Becoming proficient in self-defense techniques is a balance between training and practice, and spending time with family and friends or doing your honey-do list.  It should be an important part of your life because your life depends on this knowledge and skill but your life doesn’t have to revolve around it.

Conclusion

Now that we’ve defined a defensive mindset and described several characteristics of what a defensive mindset both IS and IS NOT, I would ask you this: Is your mindset right?  Do you have a solid defensive mindset or do you need to work on it?  Does your defensive skillset have a firm foundation or is it a bit shaky?

If we’re all honest, most people, me included, would admit that we still need work.  Maintaining this mindset is difficult and sometimes all but impossible.  Life gets in the way.  Time and finances are limited.  We all have demands on our attention that it can be hard to meet.

I simply try my best.  I do everything I can to make myself a less desirable target and a more likely victor in a fight.  I ask you to start today with some good introspection of your own.  Once you know where you are, you can move forward.

AAR – Martial Arms Tactical Vehicle Gun Fighting Skills

Date: 9/26/2015

Instructor: Steve Collins

Some have asked why I would spend my time taking a course like this a second time.  The answer is simple; there’s no way to adequately remember the lessons learned in such a course by going through only once.  Too much time passes from the beginning of the course to the end of the day and there isn’t sufficient time to take notes even if note taking were more practical on an outdoor range.

That said, as a previous graduate of this training course, I had a pretty good idea what to expect as I was going into it.  Although the course is basically the same, there were a few minor changes to the lesson plan and, of course, the scenario based shooting was different out of necessity.

The day began with a safety briefing and explanation of how the course would progress.  Once everyone understood the special safety considerations involved with moving and shooting in, from, and around vehicles, we moved over to the actual vehicles we had obtained for use in the class to discuss some basic concepts about defending oneself around a vehicle.

We had acquired a 1991 Ford Tempo sedan and a 2003 Plymouth Voyager minivan from a local salvage yard.  Steve began by going over each vehicle’s best and worst areas of cover as well as a few “don’ts” such as defending with one foot on the ground and the other in the vehicle.  We also discussed when and where people are most vulnerable and what ways we could help to make ourselves a more difficult or less desirable target.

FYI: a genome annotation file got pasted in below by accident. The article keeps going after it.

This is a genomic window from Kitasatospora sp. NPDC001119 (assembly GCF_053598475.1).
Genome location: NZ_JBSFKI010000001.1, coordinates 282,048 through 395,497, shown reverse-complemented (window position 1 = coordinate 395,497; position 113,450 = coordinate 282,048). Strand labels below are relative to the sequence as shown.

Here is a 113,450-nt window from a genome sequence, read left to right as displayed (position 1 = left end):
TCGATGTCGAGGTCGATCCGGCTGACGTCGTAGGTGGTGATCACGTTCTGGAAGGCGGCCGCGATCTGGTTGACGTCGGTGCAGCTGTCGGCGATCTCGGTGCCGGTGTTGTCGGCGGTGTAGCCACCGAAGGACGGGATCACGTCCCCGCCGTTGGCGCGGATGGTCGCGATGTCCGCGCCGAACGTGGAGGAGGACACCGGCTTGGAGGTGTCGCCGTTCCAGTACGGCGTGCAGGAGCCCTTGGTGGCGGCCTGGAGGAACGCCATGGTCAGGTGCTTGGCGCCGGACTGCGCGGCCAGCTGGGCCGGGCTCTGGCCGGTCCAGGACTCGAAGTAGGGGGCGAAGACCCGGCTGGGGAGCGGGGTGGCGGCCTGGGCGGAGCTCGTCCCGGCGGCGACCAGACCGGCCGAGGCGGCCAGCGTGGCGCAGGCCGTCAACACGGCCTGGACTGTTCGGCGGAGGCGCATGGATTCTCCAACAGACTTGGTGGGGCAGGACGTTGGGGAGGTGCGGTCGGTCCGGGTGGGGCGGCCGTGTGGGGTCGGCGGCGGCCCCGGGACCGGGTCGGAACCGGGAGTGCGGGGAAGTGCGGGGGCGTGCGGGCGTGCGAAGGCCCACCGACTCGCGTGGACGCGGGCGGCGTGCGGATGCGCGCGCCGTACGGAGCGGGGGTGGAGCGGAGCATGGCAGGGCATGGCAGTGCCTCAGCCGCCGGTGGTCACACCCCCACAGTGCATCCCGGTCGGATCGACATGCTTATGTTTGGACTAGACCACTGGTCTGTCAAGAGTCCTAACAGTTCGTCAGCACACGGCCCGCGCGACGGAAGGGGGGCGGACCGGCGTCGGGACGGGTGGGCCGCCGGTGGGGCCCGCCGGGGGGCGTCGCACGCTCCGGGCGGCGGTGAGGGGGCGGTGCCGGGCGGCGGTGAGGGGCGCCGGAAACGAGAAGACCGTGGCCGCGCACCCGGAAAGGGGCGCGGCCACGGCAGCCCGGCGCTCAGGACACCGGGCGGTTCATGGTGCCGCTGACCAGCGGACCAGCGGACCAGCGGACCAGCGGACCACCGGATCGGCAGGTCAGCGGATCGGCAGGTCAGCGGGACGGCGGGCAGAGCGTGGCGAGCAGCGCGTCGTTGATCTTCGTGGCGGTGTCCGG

After a thorough look at the best cover areas on each vehicle, we moved to the range and started with some warm up shooting.  I should add at this point that it is an instructor’s responsibility to begin shooting classes with some fairly basic shooting to ensure each student is “up to speed” and doesn’t need remediation before moving on.

The first shooting exercise was simply to draw and fire a single round using a two-handed grip at full extension.  We did this ten times at our own pace.  We then were instructed to draw and fire multiple shots using a two-handed grip at full extension.

Then we moved up to arm’s length of the target and shot using a “guarded” position in which the dominant hand would grip, draw and fire from retention while the other hand would come up to the side of the face to protect from incoming blows or cuts.  Adding a layer of complexity, we then turned toward our dominant side and were told to first strike the target with our non-dominant hand, turn toward the target and then perform the previous exercise of guarding, drawing and firing.

These two exercises were run through dry many times before live fire was permitted.  I personally noticed a very real possibility that, if guarding with the non-dominant hand incorrectly, a shot could be put right into the elbow of the non-dominant arm.  Dry fire practice is vital to work out these kinks to ensure a safe shooting exercise.

The idea of this exercise was to simulate putting a child or cargo into your car and being approached by a would-be carjacker.  I should mention that it was firmly pointed out that at no time should we use the “speed rock” method due to the off balance nature of that position.  Instead, we were instructed to take a more aggressive position and lean in to the target.